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10 Causes of the Cold War This short essay is taken from the appendix of "Atomic Cafe: A Year by Year History of the Cold War." If you are interested in the Cold War, please consider buying the full book.
Very good reading
Shot but concise well worth erasing to gain an interest .
Good for students
I am a student studying the cold war at A-level and this is a great book just to give you a brief idea of what your getting in to. I was told before I started my second year that I should do some reading and I only wish I had found this before. It only takes 10 mins to read if that and it's great just for a brief outline, it will help you to understand what is going on in class!
James K. Wheaton When the last Soviet troops finally withdrew from Afghanistan on February 15, 1989, the soldiers rejoiced. The last ten years had been nothing more than a dangerous exercise in abject futility, which had long been the bane of foreign armed forces invading the rugged, difficult terrain of Afghanistan in order to attempt to subjugate the warlike peoples therein.
Though the Soviet soldiers grinned, their leaders frowned. The Soviet-Afghan War was as bloody a nose as the USSR had ever experienced, mirroring the US failure in Vietnam twenty years earlier.
This is a short history of the Soviet war in Afghanistan.
James K. Wheaton The Korean War is known to many as the ‘forgotten war’. Resulting from a ‘tug-o-war’ between major world powers and the division of one country, the war would be a haunting legacy that would continue to plague Koreans and the United Nations for generations.
Despite an armistice, that legacy would create a tragic path that continues, even to this day, to keep two nations on the brink of war, where peace, it seems, is more about continued sparring than ending the heart-wrenching and sometimes inhumane existences of so many millions of suffering peoples.
With a history of varied offensives, battles, sieges, raids and operations, some of which were successful and others which did nothing to aid the situation, the road that led Koreans and others to war must be understood in order to plan a peaceful future that both North and South Koreans can one day enjoy.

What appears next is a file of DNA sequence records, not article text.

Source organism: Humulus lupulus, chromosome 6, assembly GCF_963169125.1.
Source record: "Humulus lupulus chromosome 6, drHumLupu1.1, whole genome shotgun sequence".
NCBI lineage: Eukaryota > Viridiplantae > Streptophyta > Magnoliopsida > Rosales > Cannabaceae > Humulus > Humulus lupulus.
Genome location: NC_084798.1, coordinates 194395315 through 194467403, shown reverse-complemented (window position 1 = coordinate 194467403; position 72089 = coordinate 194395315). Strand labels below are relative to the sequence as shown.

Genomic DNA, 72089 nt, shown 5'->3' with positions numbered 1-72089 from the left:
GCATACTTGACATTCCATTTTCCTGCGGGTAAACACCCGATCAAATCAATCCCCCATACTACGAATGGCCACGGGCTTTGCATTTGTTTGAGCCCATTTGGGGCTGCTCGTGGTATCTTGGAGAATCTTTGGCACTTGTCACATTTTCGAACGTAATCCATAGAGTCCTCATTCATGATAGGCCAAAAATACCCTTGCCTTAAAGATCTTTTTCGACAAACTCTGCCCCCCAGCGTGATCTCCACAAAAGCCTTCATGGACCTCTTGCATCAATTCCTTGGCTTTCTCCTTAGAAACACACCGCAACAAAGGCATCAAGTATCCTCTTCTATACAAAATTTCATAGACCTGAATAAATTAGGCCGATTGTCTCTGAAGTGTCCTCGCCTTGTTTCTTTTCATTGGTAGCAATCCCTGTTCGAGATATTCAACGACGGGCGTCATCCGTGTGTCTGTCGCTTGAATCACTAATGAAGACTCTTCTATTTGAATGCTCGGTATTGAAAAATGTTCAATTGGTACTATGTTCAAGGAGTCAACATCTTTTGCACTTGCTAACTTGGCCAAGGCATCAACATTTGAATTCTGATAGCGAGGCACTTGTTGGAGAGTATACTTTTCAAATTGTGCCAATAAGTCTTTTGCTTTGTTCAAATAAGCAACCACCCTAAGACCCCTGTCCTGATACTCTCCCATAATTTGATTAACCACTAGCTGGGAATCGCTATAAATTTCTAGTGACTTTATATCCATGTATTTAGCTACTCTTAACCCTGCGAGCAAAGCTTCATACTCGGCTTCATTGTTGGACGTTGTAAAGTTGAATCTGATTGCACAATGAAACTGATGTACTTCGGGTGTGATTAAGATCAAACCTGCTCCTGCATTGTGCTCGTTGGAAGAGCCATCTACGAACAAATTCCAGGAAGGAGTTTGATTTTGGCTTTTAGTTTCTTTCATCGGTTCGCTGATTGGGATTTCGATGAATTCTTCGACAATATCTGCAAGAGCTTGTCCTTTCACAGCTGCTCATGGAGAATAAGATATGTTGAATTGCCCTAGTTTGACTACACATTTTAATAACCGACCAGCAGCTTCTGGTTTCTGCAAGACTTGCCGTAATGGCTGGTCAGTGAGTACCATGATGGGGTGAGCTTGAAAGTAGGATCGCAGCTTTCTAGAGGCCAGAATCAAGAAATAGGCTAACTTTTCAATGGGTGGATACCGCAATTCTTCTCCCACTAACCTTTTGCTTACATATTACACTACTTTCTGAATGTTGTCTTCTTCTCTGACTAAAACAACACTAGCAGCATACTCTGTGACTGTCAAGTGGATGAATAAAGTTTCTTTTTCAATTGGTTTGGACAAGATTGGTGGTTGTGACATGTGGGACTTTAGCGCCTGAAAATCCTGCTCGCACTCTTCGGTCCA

What follows is a short history of the war, the key figures, and the battles and politics involved.
James K. Wheaton The world remembers the thirteen days of the Cuban Missile Crisis as a very close brush with nuclear war between the Cold War's two superpowers, the United States and the Soviet Union. The reality is that the crisis was the result of a culmination of actions taken by the U.S. to strengthen its military might in the world, to a degree that left the Soviets fast falling far behind. Cuba was a pawn that was played to exact leveraged balance over the U.S.
This book provides a very brief introduction to the conflict.
James K. Wheaton As the world closed the chapter on World War II, in 1946 Winston Churchill delivered his speech "Sinews of Peace" speech, in which he coined the phrase "Iron Curtain" to describe the territories controlled by the Soviet Union in eastern Europe. While some historians trace the beginning of the Cold War to this speech or the years after, it is clear that tensions between the Soviet Union and the West were rising.
This book is a history of the Cold War from 1945 to 1991. It looks at the causes of the crosses, as well as the major conflicts, the U.S. / Russian Space Programs, and what ultimately led to it's symbolic end.